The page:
the latest survey by Skottsberg in 1916-17 (published in 1922, 1953a; also Christensen
and Skottsberg, 1920). Because no detailed vegetational analyses are being carried
out by us or anyone else at this time, we believe it helpful to present our data on the
changes in the flora during the past 60 years that have occurred. This is especially
timely because of increased international concern over endangered floras in a general
sense (e.g., Prance and Elias, 1977; Hedberg, 1979), and because of the recent
specific interest in Chile [through the Corporaci6n Nacional Forestal (CONAF)] to
take steps to preserve the native taxa (Anonymous, 1976). Our conclusions are based
only on our collections and observations of the flora in particular localities, but we
do believe that the general changes documented are real.

Floristic Changes

The flora of the Juan Fernandez Islands has been changing rapidly from the time
of the earliest colonists. Two previous studies (Johow, 1896; Skottsberg, 1953b)
documented the earlier changes which included the introduction of ruderals that
compete with the native plants and the removal, and in some cases extinction, of
important native species for economic exploitation. Within the last 27 years, con-
tinued deterioration of already restricted native habitats through overgrazing by the
introduced animals and through excessive competition of aggressive woody weeds
threatens with extinction many of the scientifically valuable endemic species.
We report these changes by comparing the floristic status in Skottsberg's report
(1953b) with those observations made by the joint Universidad de Concepcion-Ohio
State University expedition from January 22 to February 23, 1980. Several localities
(Fig. 1) where chosen, which were sampled both by Skottsberg and by the recent
expedition. The data are compared in Table 1.
Two important changes are apparent. First, many of the plants which occurred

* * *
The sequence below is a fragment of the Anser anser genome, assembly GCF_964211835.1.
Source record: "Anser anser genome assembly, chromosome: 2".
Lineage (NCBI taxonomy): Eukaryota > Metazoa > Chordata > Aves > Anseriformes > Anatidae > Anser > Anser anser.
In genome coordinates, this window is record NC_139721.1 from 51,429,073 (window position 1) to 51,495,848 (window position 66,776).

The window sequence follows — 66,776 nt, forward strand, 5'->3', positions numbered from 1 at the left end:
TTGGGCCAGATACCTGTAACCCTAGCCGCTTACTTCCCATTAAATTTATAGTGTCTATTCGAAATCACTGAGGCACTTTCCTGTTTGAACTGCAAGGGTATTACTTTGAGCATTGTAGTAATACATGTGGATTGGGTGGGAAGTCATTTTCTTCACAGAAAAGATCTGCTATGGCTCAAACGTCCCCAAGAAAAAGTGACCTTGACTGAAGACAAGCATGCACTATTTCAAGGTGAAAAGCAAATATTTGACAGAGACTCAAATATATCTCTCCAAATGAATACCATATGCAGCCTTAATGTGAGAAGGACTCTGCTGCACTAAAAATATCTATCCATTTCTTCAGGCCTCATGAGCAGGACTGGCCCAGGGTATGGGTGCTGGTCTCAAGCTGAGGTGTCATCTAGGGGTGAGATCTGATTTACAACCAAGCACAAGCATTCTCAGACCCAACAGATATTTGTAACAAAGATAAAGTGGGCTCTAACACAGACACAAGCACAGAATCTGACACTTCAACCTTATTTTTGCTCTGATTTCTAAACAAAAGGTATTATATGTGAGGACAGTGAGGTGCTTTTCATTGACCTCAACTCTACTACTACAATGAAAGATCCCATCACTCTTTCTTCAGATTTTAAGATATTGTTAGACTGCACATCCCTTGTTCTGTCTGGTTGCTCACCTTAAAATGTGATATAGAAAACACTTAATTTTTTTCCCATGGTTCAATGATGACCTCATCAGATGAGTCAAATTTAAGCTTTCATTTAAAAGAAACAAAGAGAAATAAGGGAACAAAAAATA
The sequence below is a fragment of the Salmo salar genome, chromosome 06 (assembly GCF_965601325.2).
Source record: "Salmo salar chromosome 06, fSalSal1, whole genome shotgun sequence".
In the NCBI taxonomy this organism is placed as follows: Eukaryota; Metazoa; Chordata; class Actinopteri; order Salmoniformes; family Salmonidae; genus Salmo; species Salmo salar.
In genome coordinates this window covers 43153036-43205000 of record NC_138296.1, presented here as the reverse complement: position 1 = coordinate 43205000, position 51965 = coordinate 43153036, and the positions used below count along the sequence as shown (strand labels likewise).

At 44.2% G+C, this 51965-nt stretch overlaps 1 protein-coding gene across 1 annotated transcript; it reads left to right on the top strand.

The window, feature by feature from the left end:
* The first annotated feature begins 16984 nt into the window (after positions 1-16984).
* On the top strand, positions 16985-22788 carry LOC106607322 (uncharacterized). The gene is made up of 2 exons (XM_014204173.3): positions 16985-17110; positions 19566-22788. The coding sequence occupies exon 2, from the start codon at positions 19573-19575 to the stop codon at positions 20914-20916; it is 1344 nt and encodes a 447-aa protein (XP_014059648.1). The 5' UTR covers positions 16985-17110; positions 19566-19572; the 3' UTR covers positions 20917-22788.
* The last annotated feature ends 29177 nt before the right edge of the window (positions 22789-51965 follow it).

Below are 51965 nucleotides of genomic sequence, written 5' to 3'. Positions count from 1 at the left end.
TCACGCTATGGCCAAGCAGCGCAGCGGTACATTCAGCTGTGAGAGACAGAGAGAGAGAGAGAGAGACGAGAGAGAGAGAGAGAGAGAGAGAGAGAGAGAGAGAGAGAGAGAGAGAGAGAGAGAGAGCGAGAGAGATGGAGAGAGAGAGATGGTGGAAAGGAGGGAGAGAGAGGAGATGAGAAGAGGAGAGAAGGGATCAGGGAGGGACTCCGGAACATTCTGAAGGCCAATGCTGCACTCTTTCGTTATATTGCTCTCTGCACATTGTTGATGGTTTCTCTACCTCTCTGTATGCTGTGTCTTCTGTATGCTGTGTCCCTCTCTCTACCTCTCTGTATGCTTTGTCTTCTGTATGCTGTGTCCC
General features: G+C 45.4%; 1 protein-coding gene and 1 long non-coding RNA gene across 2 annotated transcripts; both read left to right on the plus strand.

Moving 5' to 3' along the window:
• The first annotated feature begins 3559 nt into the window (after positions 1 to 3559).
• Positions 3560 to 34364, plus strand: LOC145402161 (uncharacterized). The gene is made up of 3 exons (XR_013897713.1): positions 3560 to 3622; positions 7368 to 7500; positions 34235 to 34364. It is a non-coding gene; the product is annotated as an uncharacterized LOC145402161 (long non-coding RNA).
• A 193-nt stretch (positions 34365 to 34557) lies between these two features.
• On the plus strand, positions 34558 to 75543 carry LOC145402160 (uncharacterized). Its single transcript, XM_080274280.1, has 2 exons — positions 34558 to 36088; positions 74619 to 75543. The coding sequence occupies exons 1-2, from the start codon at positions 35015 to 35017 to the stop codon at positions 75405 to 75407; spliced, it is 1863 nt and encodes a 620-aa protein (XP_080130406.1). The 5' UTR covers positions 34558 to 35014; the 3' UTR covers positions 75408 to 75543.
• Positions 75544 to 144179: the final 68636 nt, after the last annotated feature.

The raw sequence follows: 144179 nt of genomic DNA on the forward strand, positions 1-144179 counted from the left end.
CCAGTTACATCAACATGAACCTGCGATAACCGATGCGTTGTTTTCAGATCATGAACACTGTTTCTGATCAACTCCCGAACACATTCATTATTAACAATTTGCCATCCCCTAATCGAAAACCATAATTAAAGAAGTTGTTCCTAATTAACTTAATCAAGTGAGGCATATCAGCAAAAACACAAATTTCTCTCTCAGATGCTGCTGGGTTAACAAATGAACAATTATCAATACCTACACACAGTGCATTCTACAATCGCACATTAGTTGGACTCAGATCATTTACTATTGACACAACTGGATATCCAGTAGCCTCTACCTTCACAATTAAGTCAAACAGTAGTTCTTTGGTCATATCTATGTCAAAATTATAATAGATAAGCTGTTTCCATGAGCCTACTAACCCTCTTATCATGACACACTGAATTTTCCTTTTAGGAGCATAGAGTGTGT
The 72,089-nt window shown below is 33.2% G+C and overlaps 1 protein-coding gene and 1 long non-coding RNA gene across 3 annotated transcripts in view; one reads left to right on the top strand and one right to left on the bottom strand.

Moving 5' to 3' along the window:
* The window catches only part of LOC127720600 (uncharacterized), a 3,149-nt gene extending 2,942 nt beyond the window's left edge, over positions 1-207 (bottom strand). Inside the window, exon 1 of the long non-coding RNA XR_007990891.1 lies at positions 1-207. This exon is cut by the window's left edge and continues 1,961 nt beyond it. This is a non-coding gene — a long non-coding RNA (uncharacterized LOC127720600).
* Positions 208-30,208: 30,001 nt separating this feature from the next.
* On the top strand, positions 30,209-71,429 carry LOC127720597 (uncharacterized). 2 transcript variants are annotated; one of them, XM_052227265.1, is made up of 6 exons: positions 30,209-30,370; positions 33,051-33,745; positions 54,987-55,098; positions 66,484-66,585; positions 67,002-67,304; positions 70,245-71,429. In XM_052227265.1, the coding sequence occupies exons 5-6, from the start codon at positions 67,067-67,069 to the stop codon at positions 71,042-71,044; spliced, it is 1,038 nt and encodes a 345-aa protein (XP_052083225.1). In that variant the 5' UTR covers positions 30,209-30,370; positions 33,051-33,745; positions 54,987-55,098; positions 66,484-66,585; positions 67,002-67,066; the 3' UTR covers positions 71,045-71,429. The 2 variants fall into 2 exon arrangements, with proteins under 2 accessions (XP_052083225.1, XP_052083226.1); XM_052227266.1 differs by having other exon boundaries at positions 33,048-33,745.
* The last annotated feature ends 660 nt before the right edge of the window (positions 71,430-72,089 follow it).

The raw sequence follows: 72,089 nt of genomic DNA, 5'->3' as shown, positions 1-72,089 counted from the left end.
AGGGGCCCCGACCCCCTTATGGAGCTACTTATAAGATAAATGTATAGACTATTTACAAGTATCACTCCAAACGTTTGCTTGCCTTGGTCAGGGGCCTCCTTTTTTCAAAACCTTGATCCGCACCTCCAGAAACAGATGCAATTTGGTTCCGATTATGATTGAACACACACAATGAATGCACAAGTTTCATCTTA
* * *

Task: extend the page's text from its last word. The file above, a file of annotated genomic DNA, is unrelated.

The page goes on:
infrequently in the early 20th century have become much rarer, such that we were
unable to find them in many localities. Juania australis becomes more rare because
of continued illegal exploitation of its attractive wood (CONAF, however, has re-
cently stopped this practice). Other species, especially many of the rosette Com-
positae, are disappearing seemingly because seedlings are not becoming established
to replace the senescing plants. Most of these oddities appear to be adapted to
specific habitats and do not compete well for growing space as the vegetation around
them changes. Perhaps one exception to this is Robinsonia gayana which is well
adapted to a range of habitats, several of which are physically too severe for even
many of the invading weeds. Especially noteworthy is the increased rarity of Lac-
toris fernandeziana, Selkirkia berteroi, Dendroseris berteriana, Dendroseris ma-
crantha, Robinsonia macrocephala, Rhetinodendron berteri, and Centaurodendron
spp. The reduction in abundance of these species is generally reflected by the 9-67%
decrease of native species in the seven localities (Table 1; Fig. 1). The localities on
Masafuera have suffered the most with an average 50% loss in comparison to the
20% decline on Santa Clara and the average 17% loss on Masatierra. The greater
reduction of native species on Masafuera probably relates to the excessive number
of goats on that island (to be discussed later).
The second major change is the invasion of aggressively superior weeds into the
habitat of the endemic species (Table 1). No increase of introduced species has
occurred on Santa Clara or Masafuera in the seven localities, but large increases
(average 250%) have occurred on Masatierra. In particular, in all localities Aristo-

MAY 1982 285


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Table 1. Comparison of the numbers of native species of vascular plants in 1917 and 1980 in
seven localities on the Juan Fernandez Islands, Chile.

Nu s of increase
Numbers of Numbers
dec e of
native introduced
of dintro-